Lightning Sparks Shortcake
Monday April 3, 2017
Mile: 86 to 93.6
7:55am - 12:10pm
Weather: torrential rain and T-storms
Slept in Carter Gap Shelter
Shortcake hurrying up the trail
Yesterday was absolutely beautiful and today was just the opposite. It started raining just after we packed up. We were still on the blue blazed trail and the rain drops started falling. They were a pleasant mist at first but with every foot step the drops fell faster until it couldn't rain any harder.
It's one thing to hike in the mountains during the rain. It's a whole other story when the precipitation is joined with a choreographed light and sound show. Shortcake confessed her fear of thunderstorms early on. She handled two other stormy nights tucked away in her sleeping bag like a champ. But hiking in it was a different challenge. With the first flash of lightening and percussion rumbling overhead Shortcake took off up the trail with a pace I hadn't seen her do yet.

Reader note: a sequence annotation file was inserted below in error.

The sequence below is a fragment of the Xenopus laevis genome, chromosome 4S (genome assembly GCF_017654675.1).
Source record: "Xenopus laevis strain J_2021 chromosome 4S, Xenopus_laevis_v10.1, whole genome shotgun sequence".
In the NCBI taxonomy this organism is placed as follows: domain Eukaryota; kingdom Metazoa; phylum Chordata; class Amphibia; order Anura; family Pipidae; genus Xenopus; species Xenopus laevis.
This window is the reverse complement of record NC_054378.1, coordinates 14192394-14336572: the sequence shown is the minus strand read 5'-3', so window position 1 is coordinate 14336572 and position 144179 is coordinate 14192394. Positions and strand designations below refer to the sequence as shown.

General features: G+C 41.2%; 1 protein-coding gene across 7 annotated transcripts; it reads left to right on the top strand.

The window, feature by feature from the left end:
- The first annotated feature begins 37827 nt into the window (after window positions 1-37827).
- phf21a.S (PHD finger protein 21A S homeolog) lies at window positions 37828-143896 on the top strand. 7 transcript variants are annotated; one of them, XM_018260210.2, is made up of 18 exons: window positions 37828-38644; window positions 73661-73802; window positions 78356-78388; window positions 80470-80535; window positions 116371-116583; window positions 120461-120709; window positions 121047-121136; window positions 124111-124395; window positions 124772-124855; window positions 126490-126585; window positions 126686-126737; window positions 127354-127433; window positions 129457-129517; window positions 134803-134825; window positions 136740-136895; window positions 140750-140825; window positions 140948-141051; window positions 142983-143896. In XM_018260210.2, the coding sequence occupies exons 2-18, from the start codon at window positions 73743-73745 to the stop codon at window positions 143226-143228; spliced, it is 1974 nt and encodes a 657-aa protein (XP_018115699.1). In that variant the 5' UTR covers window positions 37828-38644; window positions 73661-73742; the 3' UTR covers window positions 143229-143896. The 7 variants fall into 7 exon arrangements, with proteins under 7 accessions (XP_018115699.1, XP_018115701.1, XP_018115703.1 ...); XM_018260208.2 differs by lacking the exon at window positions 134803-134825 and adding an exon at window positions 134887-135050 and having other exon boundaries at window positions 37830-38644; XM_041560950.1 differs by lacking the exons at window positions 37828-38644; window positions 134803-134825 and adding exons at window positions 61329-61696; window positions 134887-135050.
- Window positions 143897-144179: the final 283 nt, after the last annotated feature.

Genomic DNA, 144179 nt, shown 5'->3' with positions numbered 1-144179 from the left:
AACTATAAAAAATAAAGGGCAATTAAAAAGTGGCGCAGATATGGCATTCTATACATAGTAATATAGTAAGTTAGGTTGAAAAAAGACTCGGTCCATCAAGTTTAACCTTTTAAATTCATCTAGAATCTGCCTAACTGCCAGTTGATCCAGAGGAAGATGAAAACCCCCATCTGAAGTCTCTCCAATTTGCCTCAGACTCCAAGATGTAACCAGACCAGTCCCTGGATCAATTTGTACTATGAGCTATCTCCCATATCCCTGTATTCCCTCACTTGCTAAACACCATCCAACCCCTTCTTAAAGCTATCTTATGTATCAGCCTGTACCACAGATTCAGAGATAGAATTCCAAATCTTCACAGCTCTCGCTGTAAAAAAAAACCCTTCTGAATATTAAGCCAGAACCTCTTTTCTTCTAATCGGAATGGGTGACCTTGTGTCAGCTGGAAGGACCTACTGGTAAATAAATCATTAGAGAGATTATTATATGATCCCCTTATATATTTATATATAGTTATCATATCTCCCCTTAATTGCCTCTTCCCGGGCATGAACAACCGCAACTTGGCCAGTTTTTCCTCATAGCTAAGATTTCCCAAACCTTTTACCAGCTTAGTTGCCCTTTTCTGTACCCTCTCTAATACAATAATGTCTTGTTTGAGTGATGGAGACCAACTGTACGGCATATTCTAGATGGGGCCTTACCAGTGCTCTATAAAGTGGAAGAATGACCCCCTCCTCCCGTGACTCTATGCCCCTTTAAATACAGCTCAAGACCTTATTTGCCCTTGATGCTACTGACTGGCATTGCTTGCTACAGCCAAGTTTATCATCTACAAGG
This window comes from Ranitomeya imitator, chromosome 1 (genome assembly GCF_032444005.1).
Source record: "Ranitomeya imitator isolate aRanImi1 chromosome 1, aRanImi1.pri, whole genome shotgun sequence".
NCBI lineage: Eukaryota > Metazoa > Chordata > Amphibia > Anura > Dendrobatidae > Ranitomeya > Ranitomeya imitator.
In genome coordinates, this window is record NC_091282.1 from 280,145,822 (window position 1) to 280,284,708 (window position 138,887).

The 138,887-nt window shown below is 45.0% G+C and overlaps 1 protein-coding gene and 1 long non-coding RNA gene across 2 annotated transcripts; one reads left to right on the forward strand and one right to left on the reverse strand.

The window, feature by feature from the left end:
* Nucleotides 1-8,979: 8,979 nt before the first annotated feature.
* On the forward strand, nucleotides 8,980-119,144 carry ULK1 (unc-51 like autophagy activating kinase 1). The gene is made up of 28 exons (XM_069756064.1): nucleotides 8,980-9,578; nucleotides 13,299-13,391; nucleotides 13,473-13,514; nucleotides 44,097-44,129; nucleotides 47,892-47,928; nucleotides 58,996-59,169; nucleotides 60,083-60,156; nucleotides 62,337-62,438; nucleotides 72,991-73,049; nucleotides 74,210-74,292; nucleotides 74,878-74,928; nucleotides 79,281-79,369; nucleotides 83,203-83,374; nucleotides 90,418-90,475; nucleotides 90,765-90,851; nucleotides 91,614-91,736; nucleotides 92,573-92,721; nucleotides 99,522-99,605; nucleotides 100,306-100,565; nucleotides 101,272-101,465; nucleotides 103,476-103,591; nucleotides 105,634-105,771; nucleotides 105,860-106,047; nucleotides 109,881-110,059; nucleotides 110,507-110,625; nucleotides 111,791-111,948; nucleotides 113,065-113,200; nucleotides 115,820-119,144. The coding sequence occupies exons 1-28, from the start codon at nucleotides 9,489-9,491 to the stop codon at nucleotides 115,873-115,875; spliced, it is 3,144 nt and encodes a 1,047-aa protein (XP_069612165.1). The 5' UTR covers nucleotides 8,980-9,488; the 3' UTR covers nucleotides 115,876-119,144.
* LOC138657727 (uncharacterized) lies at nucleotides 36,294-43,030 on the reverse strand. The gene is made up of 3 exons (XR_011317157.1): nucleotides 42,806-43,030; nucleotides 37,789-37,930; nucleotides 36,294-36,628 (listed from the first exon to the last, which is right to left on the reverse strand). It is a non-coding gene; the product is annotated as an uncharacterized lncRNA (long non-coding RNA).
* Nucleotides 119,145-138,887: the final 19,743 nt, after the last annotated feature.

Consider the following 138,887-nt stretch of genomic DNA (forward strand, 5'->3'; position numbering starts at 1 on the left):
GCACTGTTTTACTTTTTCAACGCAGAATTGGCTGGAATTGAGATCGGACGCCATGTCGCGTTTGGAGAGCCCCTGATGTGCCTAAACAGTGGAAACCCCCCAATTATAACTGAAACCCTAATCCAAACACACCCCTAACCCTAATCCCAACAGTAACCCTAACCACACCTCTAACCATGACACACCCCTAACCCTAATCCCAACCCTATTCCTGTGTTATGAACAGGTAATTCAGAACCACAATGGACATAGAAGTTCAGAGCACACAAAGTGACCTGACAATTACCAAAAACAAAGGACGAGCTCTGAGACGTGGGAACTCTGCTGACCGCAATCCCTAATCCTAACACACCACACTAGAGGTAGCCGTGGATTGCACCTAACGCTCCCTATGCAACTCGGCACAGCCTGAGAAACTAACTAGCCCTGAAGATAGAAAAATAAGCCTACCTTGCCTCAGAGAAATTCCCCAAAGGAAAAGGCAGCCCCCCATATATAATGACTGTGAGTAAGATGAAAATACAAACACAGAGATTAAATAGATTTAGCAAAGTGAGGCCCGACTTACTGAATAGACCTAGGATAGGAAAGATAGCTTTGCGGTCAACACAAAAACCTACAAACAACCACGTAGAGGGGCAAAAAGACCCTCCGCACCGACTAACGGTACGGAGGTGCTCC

I had just glanced at the GPS and knew we were headed up. Not a good direction with the electricity flying around but Shortcake was on a mission to get to the shelter and I was not going to stop her. At one point I did suggest we not use our poles. A while later we reached the safety of the shelter unharmed. To our disappointment it was already packed with stranded hikers.
If there is one thing the trail is lacking, it's not people. There are so many hikers on the path it's hard to find peace and quiet. It's good for safety in numbers but it's bad when 30 people try to fit into a space designed for eight.
The shelter was filled with thru hikers, section hikers and a group of nine Boy Scouts with leaders. I know we are all out there in the wilderness and no one has priority over another but I was a little disappointed that it took the pack leader 2 hours to tell his scouts to give their seats to the hikers who were wet, shivering and standing in the wind. They did graciously give us a space blanket that Shortcake and I used to wrap up a fellow hiker who was on the verge of hypothermia. Eventually the troop moved on after the rain stopped.
Cuddling in the shelter with trail buddies